There are Divine miracles and Demonic miracles.

    Divine Miracle – Aaron’s Rod

What happened to Aaron’s rod was the result of God’s power; the miracle happened in 4:1-5 and in 7:8-10; both times God caused the transformation of the rod into a serpent and the serpent into the rod.  

    Demonic Miracle – Magicians’ Rods

The words “wise men,” “sorcerers,” and “magicians” speak of that which is associated with the occult; there is the companion idea of cunning, subtle, and clever (Jannes and Jambres are mentioned in II Tim. 3:8, and are traditionally thought to be the names of two of the magicians).

Pharaoh called his magicians, and the Scriptures record that “they also did in like manner with their enchantments” (Ex. 7:11; “enchantments” are “secret arts”); they duplicated the act of Aaron.

They performed their act either by trickery or by demonic power, or by a combination of both; it does not matter; what they did was not of God.

    Distinguishing the Divine from the Demonic

Jesus warned that “false christs and false prophets will rise and show great signs and wonders to deceive, if possible, even the elect” (Matt. 24:24).

Additional warnings are found in Scripture: II Cor. 11:13-15 and II Thess. 2:9-10.

The ability to distinguish between that which is of God and that which is not is found in the truth; Paul writes that those who are susceptible to demonic deception have not submitted to the truth (II Thess. 2:10); the truth—God’s Revelation—is the only basis by which to judge the supernatural.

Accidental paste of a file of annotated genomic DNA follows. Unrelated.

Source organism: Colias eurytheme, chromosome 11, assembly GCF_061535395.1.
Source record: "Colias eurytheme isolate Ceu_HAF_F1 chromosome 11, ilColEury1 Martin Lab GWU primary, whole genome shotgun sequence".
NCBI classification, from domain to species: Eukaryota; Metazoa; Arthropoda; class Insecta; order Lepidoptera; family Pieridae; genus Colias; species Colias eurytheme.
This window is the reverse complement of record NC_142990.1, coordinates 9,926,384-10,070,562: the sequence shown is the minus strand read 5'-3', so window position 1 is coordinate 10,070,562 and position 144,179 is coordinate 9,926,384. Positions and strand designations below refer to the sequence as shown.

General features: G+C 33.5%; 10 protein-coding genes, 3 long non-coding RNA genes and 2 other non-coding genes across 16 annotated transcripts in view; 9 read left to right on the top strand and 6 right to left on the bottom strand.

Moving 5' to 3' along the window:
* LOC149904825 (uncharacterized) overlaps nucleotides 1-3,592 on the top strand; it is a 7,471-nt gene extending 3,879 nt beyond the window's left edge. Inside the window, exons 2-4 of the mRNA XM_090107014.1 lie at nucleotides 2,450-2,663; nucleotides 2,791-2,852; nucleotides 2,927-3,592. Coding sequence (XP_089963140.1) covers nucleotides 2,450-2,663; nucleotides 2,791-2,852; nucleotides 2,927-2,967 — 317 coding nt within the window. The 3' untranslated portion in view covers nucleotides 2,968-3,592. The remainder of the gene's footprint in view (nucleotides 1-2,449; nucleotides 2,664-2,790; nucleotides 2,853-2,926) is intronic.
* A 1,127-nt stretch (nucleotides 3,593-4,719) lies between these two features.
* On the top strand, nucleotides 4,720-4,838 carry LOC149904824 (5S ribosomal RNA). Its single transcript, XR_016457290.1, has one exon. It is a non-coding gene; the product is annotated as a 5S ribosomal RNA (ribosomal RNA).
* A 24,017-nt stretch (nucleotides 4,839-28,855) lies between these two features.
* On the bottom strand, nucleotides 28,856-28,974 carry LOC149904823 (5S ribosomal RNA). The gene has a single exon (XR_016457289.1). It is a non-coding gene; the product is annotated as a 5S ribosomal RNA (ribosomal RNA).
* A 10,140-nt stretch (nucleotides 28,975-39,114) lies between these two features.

“Beloved, do not believe every spirit, but test the spirits, whether they are of God; because many false prophets have gone out into the world” (I Jo. 4:1); the spirits are tested by the truth.

Demonic deception will characterize the end-time: Rev. 13:13; 16:14; 19:20.

God is more powerful than Satan.

Scripture records the fact that in some manner the magicians of Egypt were able to duplicate or imitate the miracles of God through Moses; their rods turned into serpents (Ex. 7:12); they turned water to blood (Ex. 7:22); and they produced frogs (Ex. 8:7).

But there was a limit to their ability; regarding lice: “the magicians worked with their enchantments to bring forth lice, but they could not”; and they said to Pharaoh: “This is the finger of God” (Ex. 8:18-19).

In Revelation the inhabitants of the earth are warned: “the devil has come down to you, having great wrath, because he knows that he has a short time” (12:12); Satan’s ability is limited and his time is short.

Divine Miracles do not impress evil men.

When Pharaoh was told by his magicians that the miracles were the finger of God, the Bible records that “Pharaoh’s heart grew hard” (Ex. 8:19; see: Ex. 4:21 – God and Pharaoh).

The rejection of God, His Word, and His acts leads to hardening: Lu. 16:19-31; II Thess. 2:9-11; II Tim. 3:1-9; I Jo. 4:1-3.

See:  Ex. 7-12 - The Plagues